Saturday, June 25, 2022
June 25, 2022

Linkedin Pinterest

Body of Ridgefield pastor found in Columbia River

By , Columbian Breaking News Reporter
Published:

The body of a Ridgefield pastor who went missing in the Columbia River was found Thursday night by boaters.

Around 6:30 p.m., Skamania County sheriff’s deputies recovered Andrew Inskeep, 44, from the river near Milepost 54 of state Highway 14, according to a news release from the Hood River County, Ore., Sheriff’s Office, which initiated the search efforts.

Inskeep was a pastor at Ridgefield Church of the Nazarene. He was visiting Hood River as part of a youth outing, which included 18 kids and adults at Marina Beach.

Hood River deputies reported that 911 calls came in shortly before 7 p.m. Wednesday about five to six swimmers in distress in the river off the sandbar. Hood River police officers responded and found two swimmers from the church were unaccounted for, Inskeep and an 11-year-old boy who was not identified due to his age.

Shortly after, someone on the Washington side of the river spotted the boy floating near the mouth of White Salmon River, according to the sheriff’s office. Authorities arrived in the area and pulled him out of the water at 7:38 p.m.

The boy was taken to Providence Hood River Memorial Hospital, where he was later pronounced dead.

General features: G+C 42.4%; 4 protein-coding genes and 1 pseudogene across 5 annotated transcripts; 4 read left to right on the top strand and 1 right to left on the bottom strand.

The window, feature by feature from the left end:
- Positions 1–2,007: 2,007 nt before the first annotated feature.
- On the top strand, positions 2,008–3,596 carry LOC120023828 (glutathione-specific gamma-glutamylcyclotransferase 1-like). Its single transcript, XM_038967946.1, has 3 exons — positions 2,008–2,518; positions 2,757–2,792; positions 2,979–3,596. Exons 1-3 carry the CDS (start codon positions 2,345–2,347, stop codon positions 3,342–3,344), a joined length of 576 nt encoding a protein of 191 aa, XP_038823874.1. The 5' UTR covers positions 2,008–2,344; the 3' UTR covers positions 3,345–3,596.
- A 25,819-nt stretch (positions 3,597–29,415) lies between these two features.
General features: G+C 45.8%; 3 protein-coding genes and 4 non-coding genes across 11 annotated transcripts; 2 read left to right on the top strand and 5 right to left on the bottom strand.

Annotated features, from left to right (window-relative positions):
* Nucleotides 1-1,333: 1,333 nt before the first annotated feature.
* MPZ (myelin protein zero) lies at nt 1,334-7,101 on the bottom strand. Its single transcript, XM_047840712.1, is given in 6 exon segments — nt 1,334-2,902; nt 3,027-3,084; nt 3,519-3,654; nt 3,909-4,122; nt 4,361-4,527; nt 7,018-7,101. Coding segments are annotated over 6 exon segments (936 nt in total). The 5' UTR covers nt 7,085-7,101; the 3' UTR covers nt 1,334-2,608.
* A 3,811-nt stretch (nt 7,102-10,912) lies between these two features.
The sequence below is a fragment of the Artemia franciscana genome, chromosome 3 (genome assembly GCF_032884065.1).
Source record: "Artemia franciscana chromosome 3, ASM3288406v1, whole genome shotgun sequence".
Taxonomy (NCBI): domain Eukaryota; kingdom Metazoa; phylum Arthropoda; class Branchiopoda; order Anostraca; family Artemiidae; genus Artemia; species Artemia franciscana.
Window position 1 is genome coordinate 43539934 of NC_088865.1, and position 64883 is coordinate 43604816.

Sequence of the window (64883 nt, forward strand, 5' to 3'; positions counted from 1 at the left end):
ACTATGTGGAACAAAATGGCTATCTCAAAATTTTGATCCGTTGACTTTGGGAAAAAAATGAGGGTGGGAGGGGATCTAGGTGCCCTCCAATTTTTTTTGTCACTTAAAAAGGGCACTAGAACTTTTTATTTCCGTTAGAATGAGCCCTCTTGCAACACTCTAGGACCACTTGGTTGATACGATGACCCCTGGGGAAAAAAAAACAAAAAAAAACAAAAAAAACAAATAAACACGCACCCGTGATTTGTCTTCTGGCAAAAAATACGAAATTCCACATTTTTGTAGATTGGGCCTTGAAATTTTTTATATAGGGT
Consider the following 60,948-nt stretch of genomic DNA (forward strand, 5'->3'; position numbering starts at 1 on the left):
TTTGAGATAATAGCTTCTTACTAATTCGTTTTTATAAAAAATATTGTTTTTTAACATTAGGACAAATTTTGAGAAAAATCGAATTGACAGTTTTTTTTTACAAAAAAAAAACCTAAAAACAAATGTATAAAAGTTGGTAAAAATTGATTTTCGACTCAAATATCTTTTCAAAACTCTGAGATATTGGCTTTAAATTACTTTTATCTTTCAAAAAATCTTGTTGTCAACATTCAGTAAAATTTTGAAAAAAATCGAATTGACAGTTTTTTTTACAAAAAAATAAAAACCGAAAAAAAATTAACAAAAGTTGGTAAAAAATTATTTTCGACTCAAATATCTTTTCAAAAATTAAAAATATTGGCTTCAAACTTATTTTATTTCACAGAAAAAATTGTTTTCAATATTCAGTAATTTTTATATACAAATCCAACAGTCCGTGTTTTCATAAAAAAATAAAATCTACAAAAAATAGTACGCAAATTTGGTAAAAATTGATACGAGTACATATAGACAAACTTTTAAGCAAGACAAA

Officials continued searching for Inskeep. Multiple law enforcement agencies in Oregon and Washington joined the effort. Hood River deputies flew an airplane over the area, but the operation was called off after dark. The search started again Thursday morning with a dive team.

Of the swimmers who were initially reported as struggling in the water, the others were able to either reach safety themselves or were rescued by adult church sponsors or nearby windsurfers.

Ridgefield Church of the Nazarene Pastor Jason Matters has asked that the families and church community be given space to grieve as they deal with the tragedy.

Columbian Breaking News Reporter

Support local journalism

Your tax-deductible donation to The Columbian’s Community Funded Journalism program will contribute to better local reporting on key issues, including homelessness, housing, transportation and the environment. Reporters will focus on narrative, investigative and data-driven storytelling.

Local journalism needs your help. It’s an essential part of a healthy community and a healthy democracy.

Community Funded Journalism logo
Loading...